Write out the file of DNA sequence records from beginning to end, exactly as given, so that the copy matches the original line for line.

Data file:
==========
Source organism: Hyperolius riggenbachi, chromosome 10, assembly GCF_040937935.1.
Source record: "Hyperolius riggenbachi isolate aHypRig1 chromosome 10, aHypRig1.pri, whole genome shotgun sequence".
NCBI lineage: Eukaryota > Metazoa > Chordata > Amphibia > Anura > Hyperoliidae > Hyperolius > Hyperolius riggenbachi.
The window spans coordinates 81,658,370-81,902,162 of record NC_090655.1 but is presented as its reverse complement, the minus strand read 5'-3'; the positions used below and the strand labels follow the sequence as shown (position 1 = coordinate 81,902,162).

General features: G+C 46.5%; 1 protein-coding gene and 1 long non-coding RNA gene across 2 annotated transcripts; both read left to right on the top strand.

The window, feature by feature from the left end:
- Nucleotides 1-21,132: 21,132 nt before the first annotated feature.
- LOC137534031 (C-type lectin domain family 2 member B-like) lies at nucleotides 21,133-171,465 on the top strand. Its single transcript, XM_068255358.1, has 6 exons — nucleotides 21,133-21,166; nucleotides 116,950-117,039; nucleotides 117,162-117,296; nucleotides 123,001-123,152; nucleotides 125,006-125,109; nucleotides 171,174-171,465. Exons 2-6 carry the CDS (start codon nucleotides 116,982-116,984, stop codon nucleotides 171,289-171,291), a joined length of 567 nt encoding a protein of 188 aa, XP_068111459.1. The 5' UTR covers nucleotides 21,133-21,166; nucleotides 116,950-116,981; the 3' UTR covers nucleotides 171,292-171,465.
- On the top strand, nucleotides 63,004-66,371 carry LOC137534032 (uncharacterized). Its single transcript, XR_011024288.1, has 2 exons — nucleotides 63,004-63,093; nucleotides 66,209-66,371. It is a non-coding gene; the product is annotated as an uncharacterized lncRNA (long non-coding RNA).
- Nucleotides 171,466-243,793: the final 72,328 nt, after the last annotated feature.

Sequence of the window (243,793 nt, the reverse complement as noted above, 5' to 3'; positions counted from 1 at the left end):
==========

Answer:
Source organism: Hyperolius riggenbachi, chromosome 10, assembly GCF_040937935.1.
Source record: "Hyperolius riggenbachi isolate aHypRig1 chromosome 10, aHypRig1.pri, whole genome shotgun sequence".
NCBI lineage: Eukaryota > Metazoa > Chordata > Amphibia > Anura > Hyperoliidae > Hyperolius > Hyperolius riggenbachi.
The window spans coordinates 81,658,370-81,902,162 of record NC_090655.1 but is presented as its reverse complement, the minus strand read 5'-3'; the positions used below and the strand labels follow the sequence as shown (position 1 = coordinate 81,902,162).

General features: G+C 46.5%; 1 protein-coding gene and 1 long non-coding RNA gene across 2 annotated transcripts; both read left to right on the top strand.

The window, feature by feature from the left end:
- Nucleotides 1-21,132: 21,132 nt before the first annotated feature.
- LOC137534031 (C-type lectin domain family 2 member B-like) lies at nucleotides 21,133-171,465 on the top strand. Its single transcript, XM_068255358.1, has 6 exons — nucleotides 21,133-21,166; nucleotides 116,950-117,039; nucleotides 117,162-117,296; nucleotides 123,001-123,152; nucleotides 125,006-125,109; nucleotides 171,174-171,465. Exons 2-6 carry the CDS (start codon nucleotides 116,982-116,984, stop codon nucleotides 171,289-171,291), a joined length of 567 nt encoding a protein of 188 aa, XP_068111459.1. The 5' UTR covers nucleotides 21,133-21,166; nucleotides 116,950-116,981; the 3' UTR covers nucleotides 171,292-171,465.
- On the top strand, nucleotides 63,004-66,371 carry LOC137534032 (uncharacterized). Its single transcript, XR_011024288.1, has 2 exons — nucleotides 63,004-63,093; nucleotides 66,209-66,371. It is a non-coding gene; the product is annotated as an uncharacterized lncRNA (long non-coding RNA).
- Nucleotides 171,466-243,793: the final 72,328 nt, after the last annotated feature.

Sequence of the window (243,793 nt, the reverse complement as noted above, 5' to 3'; positions counted from 1 at the left end):